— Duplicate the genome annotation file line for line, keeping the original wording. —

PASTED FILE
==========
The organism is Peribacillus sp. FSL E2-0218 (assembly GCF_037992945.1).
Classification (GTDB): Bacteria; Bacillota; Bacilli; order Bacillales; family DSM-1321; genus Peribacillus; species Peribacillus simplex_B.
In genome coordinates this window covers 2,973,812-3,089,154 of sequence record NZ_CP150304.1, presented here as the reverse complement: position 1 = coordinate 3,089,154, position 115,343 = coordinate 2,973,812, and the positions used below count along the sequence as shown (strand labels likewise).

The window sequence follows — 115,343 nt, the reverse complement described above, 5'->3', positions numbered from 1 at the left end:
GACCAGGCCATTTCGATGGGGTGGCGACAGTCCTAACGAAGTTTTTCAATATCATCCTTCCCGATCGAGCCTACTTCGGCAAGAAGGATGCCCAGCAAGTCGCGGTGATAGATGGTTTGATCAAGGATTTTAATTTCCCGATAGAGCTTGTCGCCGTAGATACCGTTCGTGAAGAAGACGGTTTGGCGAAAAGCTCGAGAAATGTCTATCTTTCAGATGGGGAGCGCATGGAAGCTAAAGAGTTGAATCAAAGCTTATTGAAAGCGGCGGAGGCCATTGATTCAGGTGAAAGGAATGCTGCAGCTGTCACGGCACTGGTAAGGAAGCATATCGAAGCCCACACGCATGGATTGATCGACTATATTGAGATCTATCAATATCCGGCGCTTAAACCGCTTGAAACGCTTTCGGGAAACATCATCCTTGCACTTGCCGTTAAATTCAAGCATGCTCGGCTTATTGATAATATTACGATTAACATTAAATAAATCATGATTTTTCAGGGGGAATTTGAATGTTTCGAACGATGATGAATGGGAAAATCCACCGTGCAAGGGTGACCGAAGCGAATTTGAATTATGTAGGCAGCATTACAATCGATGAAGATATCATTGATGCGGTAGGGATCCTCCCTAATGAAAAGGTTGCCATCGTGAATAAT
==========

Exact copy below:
The organism is Peribacillus sp. FSL E2-0218 (assembly GCF_037992945.1).
Classification (GTDB): Bacteria; Bacillota; Bacilli; order Bacillales; family DSM-1321; genus Peribacillus; species Peribacillus simplex_B.
In genome coordinates this window covers 2,973,812-3,089,154 of sequence record NZ_CP150304.1, presented here as the reverse complement: position 1 = coordinate 3,089,154, position 115,343 = coordinate 2,973,812, and the positions used below count along the sequence as shown (strand labels likewise).

The window sequence follows — 115,343 nt, the reverse complement described above, 5'->3', positions numbered from 1 at the left end:
GACCAGGCCATTTCGATGGGGTGGCGACAGTCCTAACGAAGTTTTTCAATATCATCCTTCCCGATCGAGCCTACTTCGGCAAGAAGGATGCCCAGCAAGTCGCGGTGATAGATGGTTTGATCAAGGATTTTAATTTCCCGATAGAGCTTGTCGCCGTAGATACCGTTCGTGAAGAAGACGGTTTGGCGAAAAGCTCGAGAAATGTCTATCTTTCAGATGGGGAGCGCATGGAAGCTAAAGAGTTGAATCAAAGCTTATTGAAAGCGGCGGAGGCCATTGATTCAGGTGAAAGGAATGCTGCAGCTGTCACGGCACTGGTAAGGAAGCATATCGAAGCCCACACGCATGGATTGATCGACTATATTGAGATCTATCAATATCCGGCGCTTAAACCGCTTGAAACGCTTTCGGGAAACATCATCCTTGCACTTGCCGTTAAATTCAAGCATGCTCGGCTTATTGATAATATTACGATTAACATTAAATAAATCATGATTTTTCAGGGGGAATTTGAATGTTTCGAACGATGATGAATGGGAAAATCCACCGTGCAAGGGTGACCGAAGCGAATTTGAATTATGTAGGCAGCATTACAATCGATGAAGATATCATTGATGCGGTAGGGATCCTCCCTAATGAAAAGGTTGCCATCGTGAATAAT